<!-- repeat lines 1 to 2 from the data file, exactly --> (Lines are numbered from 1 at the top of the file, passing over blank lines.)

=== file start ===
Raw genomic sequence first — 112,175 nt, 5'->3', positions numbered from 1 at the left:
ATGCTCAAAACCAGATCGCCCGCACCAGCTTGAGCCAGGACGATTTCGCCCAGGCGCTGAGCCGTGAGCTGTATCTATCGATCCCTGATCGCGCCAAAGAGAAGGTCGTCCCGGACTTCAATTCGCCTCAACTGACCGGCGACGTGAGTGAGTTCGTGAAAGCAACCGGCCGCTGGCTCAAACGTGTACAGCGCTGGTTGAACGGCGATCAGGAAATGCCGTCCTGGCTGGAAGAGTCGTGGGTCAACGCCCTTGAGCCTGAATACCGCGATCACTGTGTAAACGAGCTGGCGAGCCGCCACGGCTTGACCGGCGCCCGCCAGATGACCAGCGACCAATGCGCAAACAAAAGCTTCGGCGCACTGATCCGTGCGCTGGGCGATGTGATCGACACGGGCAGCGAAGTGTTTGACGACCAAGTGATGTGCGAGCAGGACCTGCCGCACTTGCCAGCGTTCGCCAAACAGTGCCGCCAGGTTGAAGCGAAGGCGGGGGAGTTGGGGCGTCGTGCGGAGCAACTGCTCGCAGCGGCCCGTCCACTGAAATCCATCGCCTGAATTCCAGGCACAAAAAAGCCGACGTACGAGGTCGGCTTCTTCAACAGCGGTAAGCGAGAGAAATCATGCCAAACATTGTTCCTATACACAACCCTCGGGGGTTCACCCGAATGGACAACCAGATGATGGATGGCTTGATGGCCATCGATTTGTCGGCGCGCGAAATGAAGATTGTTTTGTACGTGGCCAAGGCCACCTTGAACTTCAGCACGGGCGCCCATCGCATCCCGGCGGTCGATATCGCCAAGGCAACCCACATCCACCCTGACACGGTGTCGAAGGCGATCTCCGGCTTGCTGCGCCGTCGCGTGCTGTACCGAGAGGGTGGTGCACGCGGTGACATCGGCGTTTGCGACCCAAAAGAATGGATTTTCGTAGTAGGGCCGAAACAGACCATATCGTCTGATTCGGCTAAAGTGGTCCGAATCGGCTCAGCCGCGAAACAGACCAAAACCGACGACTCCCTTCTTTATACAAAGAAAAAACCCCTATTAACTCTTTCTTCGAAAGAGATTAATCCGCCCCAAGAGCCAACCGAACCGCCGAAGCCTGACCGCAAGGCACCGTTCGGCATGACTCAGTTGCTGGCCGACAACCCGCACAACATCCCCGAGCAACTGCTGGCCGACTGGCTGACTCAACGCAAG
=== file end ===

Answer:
Raw genomic sequence first — 112,175 nt, 5'->3', positions numbered from 1 at the left:
ATGCTCAAAACCAGATCGCCCGCACCAGCTTGAGCCAGGACGATTTCGCCCAGGCGCTGAGCCGTGAGCTGTATCTATCGATCCCTGATCGCGCCAAAGAGAAGGTCGTCCCGGACTTCAATTCGCCTCAACTGACCGGCGACGTGAGTGAGTTCGTGAAAGCAACCGGCCGCTGGCTCAAACGTGTACAGCGCTGGTTGAACGGCGATCAGGAAATGCCGTCCTGGCTGGAAGAGTCGTGGGTCAACGCCCTTGAGCCTGAATACCGCGATCACTGTGTAAACGAGCTGGCGAGCCGCCACGGCTTGACCGGCGCCCGCCAGATGACCAGCGACCAATGCGCAAACAAAAGCTTCGGCGCACTGATCCGTGCGCTGGGCGATGTGATCGACACGGGCAGCGAAGTGTTTGACGACCAAGTGATGTGCGAGCAGGACCTGCCGCACTTGCCAGCGTTCGCCAAACAGTGCCGCCAGGTTGAAGCGAAGGCGGGGGAGTTGGGGCGTCGTGCGGAGCAACTGCTCGCAGCGGCCCGTCCACTGAAATCCATCGCCTGAATTCCAGGCACAAAAAAGCCGACGTACGAGGTCGGCTTCTTCAACAGCGGTAAGCGAGAGAAATCATGCCAAACATTGTTCCTATACACAACCCTCGGGGGTTCACCCGAATGGACAACCAGATGATGGATGGCTTGATGGCCATCGATTTGTCGGCGCGCGAAATGAAGATTGTTTTGTACGTGGCCAAGGCCACCTTGAACTTCAGCACGGGCGCCCATCGCATCCCGGCGGTCGATATCGCCAAGGCAACCCACATCCACCCTGACACGGTGTCGAAGGCGATCTCCGGCTTGCTGCGCCGTCGCGTGCTGTACCGAGAGGGTGGTGCACGCGGTGACATCGGCGTTTGCGACCCAAAAGAATGGATTTTCGTAGTAGGGCCGAAACAGACCATATCGTCTGATTCGGCTAAAGTGGTCCGAATCGGCTCAGCCGCGAAACAGACCAAAACCGACGACTCCCTTCTTTATACAAAGAAAAAACCCCTATTAACTCTTTCTTCGAAAGAGATTAATCCGCCCCAAGAGCCAACCGAACCGCCGAAGCCTGACCGCAAGGCACCGTTCGGCATGACTCAGTTGCTGGCCGACAACCCGCACAACATCCCCGAGCAACTGCTGGCCGACTGGCTGACTCAACGCAAG